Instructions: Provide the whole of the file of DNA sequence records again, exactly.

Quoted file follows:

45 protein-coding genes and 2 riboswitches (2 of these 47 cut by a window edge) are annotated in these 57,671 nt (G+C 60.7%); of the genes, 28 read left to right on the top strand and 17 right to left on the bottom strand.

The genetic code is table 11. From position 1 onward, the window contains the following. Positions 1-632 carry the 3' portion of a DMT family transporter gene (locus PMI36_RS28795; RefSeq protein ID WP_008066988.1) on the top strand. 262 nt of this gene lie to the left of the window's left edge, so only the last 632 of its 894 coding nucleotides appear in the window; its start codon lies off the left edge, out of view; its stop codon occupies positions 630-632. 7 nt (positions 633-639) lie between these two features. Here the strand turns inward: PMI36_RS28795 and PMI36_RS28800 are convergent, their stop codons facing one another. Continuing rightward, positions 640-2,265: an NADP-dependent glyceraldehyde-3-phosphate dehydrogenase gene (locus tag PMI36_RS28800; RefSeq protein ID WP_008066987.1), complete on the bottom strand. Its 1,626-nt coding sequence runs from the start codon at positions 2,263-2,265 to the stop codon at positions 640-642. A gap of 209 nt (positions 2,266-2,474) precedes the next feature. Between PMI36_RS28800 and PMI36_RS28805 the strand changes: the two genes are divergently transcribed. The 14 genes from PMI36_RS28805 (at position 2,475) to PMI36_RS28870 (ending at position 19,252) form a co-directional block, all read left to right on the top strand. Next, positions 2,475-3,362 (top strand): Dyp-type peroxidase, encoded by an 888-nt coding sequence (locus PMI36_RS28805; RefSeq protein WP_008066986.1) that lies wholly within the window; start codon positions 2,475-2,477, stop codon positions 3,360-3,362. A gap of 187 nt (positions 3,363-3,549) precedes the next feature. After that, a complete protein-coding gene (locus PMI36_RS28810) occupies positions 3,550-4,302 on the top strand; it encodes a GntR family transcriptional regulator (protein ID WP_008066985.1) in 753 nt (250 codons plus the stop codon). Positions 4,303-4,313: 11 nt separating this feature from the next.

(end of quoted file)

45 protein-coding genes and 2 riboswitches (2 of these 47 cut by a window edge) are annotated in these 57,671 nt (G+C 60.7%); of the genes, 28 read left to right on the top strand and 17 right to left on the bottom strand.

The genetic code is table 11. From position 1 onward, the window contains the following. Positions 1-632 carry the 3' portion of a DMT family transporter gene (locus PMI36_RS28795; RefSeq protein ID WP_008066988.1) on the top strand. 262 nt of this gene lie to the left of the window's left edge, so only the last 632 of its 894 coding nucleotides appear in the window; its start codon lies off the left edge, out of view; its stop codon occupies positions 630-632. 7 nt (positions 633-639) lie between these two features. Here the strand turns inward: PMI36_RS28795 and PMI36_RS28800 are convergent, their stop codons facing one another. Continuing rightward, positions 640-2,265: an NADP-dependent glyceraldehyde-3-phosphate dehydrogenase gene (locus tag PMI36_RS28800; RefSeq protein ID WP_008066987.1), complete on the bottom strand. Its 1,626-nt coding sequence runs from the start codon at positions 2,263-2,265 to the stop codon at positions 640-642. A gap of 209 nt (positions 2,266-2,474) precedes the next feature. Between PMI36_RS28800 and PMI36_RS28805 the strand changes: the two genes are divergently transcribed. The 14 genes from PMI36_RS28805 (at position 2,475) to PMI36_RS28870 (ending at position 19,252) form a co-directional block, all read left to right on the top strand. Next, positions 2,475-3,362 (top strand): Dyp-type peroxidase, encoded by an 888-nt coding sequence (locus PMI36_RS28805; RefSeq protein WP_008066986.1) that lies wholly within the window; start codon positions 2,475-2,477, stop codon positions 3,360-3,362. A gap of 187 nt (positions 3,363-3,549) precedes the next feature. After that, a complete protein-coding gene (locus PMI36_RS28810) occupies positions 3,550-4,302 on the top strand; it encodes a GntR family transcriptional regulator (protein ID WP_008066985.1) in 753 nt (250 codons plus the stop codon). Positions 4,303-4,313: 11 nt separating this feature from the next.